Tournament preview: SEC

It sounded crazy when he said it.

Bruce Pearl, months after he was introduced as Auburn’s head coach, told ESPN.com five SEC teams would earn slots in this season’s NCAA tournament field. He guaranteed it.

The SEC? Really?

"We're going to have five, at least five teams in the tournament this year," Pearl told ESPN.com in October. "At least five. ... So I'm just telling you. Jump on the bandwagon now."

Well, Pearl might be Nostradamus. His prediction could come true as the league preps for its conference tournament at Bridgestone Arena in Nashville this week.

Kentucky has been the focus of the buzz that surrounds the league. But Arkansas, Ole Miss, LSU and Georgia could all get into the field. And Texas A&M remains a contender, too.

Problems for some of those SEC bubble teams could arise if they fall to a bad squad -- and there are a few of them -- in Nashville. There’s more potential for harm than success in this event.

But, the SEC looked like a one-bid league (see: Kentucky) after the season commenced and lofty preseason contenders, such as Florida, faltered early. Now, it appears, Kentucky will have some company. The events in Nashville will either expand or reduce the size of the SEC contingent that represents the conference in the NCAA tournament.

Kentucky has locked up the No. 1 overall seed as its pursuit of the perfect season continues. An upset loss to Florida or Alabama in the quarterfinals shouldn’t change that.

So the Wildcats remain the headliners. But the SEC tourney -- surprisingly -- is bigger than Kentucky’s aspirations.

Just as Pearl predicted five months ago.

What’s at stake?

Well, Kentucky is pushing for the first undefeated season since Bob Knight’s 1975-76 Indiana squad achieved the feat nearly 40 years ago. Three years ago, a one-loss Kentucky team suffered a loss to Vanderbilt in the SEC tournament but still won the 2012 national title. With nothing to lose -- other than history, of course -- you have to wonder how Kentucky will approach the conference tourney. John Calipari told reporters on Saturday that he’s not a “fan” of conference tourneys. “What does it really do for us?” he asked.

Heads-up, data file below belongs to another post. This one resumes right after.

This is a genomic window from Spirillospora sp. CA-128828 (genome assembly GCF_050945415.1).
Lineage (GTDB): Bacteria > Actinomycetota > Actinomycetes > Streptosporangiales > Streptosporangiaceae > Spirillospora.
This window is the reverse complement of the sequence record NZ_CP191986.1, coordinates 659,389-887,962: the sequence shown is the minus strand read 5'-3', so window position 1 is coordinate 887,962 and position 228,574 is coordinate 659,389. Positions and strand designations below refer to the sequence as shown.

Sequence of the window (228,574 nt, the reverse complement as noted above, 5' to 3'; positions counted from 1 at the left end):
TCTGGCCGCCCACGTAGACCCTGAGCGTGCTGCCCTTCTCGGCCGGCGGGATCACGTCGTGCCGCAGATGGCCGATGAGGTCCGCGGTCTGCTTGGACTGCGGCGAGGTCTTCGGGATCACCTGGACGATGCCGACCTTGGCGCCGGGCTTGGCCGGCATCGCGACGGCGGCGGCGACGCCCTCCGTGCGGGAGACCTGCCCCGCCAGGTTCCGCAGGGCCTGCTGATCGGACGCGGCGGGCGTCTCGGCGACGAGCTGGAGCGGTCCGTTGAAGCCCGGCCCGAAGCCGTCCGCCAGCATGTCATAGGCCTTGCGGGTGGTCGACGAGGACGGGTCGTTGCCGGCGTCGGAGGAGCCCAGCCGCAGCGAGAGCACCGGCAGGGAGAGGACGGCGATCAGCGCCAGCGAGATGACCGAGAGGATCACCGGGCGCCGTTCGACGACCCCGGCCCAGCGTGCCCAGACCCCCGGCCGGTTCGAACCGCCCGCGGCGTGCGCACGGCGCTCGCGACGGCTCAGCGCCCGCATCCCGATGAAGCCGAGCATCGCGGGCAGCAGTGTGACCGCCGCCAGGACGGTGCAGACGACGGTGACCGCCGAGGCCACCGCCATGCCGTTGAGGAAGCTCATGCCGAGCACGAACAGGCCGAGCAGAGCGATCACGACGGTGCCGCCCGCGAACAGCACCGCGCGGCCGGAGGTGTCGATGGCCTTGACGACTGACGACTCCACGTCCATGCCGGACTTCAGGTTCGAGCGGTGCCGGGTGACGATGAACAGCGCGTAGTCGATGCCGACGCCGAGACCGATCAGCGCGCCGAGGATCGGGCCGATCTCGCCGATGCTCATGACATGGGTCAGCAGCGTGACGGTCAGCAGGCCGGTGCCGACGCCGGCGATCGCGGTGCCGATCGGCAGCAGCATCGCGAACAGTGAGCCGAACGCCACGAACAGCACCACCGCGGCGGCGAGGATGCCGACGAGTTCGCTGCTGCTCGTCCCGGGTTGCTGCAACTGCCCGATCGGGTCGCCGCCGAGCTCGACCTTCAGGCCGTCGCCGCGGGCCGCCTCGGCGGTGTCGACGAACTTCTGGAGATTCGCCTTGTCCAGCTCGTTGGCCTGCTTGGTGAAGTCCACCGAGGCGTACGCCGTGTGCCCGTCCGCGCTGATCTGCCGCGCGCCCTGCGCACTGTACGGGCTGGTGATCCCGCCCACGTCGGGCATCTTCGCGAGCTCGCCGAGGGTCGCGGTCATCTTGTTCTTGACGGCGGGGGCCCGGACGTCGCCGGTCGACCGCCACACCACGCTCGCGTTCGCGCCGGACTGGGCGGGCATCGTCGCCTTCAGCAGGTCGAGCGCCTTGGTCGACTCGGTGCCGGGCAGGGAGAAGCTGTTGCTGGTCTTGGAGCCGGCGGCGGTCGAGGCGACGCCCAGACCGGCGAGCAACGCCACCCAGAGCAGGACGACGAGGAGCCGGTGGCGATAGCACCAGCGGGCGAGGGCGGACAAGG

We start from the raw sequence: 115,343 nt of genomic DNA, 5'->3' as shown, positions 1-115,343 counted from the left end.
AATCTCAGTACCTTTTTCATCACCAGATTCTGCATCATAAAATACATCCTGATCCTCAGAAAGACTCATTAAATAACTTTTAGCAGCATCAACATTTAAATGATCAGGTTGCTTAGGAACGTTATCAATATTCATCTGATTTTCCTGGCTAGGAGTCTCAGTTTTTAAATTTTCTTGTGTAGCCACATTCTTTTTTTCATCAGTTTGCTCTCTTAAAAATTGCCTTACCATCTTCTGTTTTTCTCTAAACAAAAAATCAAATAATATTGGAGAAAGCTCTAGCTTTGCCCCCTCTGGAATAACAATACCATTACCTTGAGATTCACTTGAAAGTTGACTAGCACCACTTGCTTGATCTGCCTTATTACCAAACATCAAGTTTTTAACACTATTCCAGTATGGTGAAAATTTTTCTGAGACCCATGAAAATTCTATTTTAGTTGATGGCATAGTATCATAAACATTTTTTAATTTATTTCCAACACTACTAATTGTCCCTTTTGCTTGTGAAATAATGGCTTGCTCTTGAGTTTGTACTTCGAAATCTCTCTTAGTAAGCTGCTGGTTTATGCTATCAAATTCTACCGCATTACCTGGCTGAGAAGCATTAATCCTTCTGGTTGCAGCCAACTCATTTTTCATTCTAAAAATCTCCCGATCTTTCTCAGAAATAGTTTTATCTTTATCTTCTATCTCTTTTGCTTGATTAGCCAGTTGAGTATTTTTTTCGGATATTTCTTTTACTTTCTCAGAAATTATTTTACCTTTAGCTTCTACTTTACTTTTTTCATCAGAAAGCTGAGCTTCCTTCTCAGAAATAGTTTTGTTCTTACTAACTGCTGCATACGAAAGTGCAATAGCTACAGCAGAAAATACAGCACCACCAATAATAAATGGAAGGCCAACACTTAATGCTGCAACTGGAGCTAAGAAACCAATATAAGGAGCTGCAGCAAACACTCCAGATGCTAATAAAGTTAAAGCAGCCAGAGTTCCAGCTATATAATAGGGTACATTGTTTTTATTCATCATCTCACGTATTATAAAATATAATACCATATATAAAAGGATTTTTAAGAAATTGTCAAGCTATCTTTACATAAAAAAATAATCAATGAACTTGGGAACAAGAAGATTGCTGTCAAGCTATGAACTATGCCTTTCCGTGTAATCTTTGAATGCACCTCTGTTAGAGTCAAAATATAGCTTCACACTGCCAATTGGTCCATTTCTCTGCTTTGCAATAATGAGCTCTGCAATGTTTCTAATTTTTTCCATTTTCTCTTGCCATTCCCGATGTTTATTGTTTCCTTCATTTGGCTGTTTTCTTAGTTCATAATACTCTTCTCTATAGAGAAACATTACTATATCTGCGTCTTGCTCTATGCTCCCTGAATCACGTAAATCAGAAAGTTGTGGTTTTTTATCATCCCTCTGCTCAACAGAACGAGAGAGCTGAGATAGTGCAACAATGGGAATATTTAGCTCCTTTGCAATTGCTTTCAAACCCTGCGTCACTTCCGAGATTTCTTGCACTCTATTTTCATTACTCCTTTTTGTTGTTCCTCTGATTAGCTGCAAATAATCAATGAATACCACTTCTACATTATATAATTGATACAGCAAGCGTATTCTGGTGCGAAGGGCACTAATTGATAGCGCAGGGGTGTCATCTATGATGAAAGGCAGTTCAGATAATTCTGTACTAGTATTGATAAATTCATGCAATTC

And that’s a question so many coaches of Power Five schools ask each season. There’s nothing for Kentucky to gain as far as Selection Sunday is concerned, but perfection is still possible. How much does the latter mean to the program?

It would be odd to see this rare collection of talent win the national title after suffering its only loss in a tournament hosted by the league that it has dominated in the previous two months. But that’s the most significant stake in Nashville.

Still, NCAA tourney bids might be on the line.

Georgia (38) and Arkansas (22) seem safe based on their RPIs and quality wins, but a Bulldogs loss to South Carolina or Missouri in Friday’s quarterfinals (if either makes it that far) wouldn’t help its cause.

Ole Miss (roads wins over Oregon and Arkansas) and LSU (wins at West Virginia and Arkansas) are much healthier than the bulk of the bubble. Still, it’d be best for Ole Miss to avoid a second-round loss to Missouri or South Carolina, and it wouldn’t be a good idea for LSU to lose to Mississippi State or Auburn (if either make it that far) in the quarterfinals, either.

Still, Pearl’s prognostications might prove to be true on Selection Sunday. And the SEC tourney could factor into the final results.

Team with the most to gain

Texas A&M is the Neapolitan ice cream of the field. A little bit of everything, but not enough of anything.

The Aggies don’t possess one bad loss. But they’re also missing signature victories. Their case, right now, rests on a sweep of LSU, another bubble team. Overall, Texas A&M doesn’t look like a tourney team. That, however, could change in Nashville. If the Aggies win their opener in the second round, they’ll get a shot at LSU in Friday’s quarterfinals. A third win over LSU would strengthen its case, especially if the Tigers secure an at-large berth.

From there, Texas A&M could face Kentucky on Saturday and make (ruin) history with a win.

No guarantees for Texas A&M, but the Aggies need this tourney more than the other bubble teams in the SEC, it seems.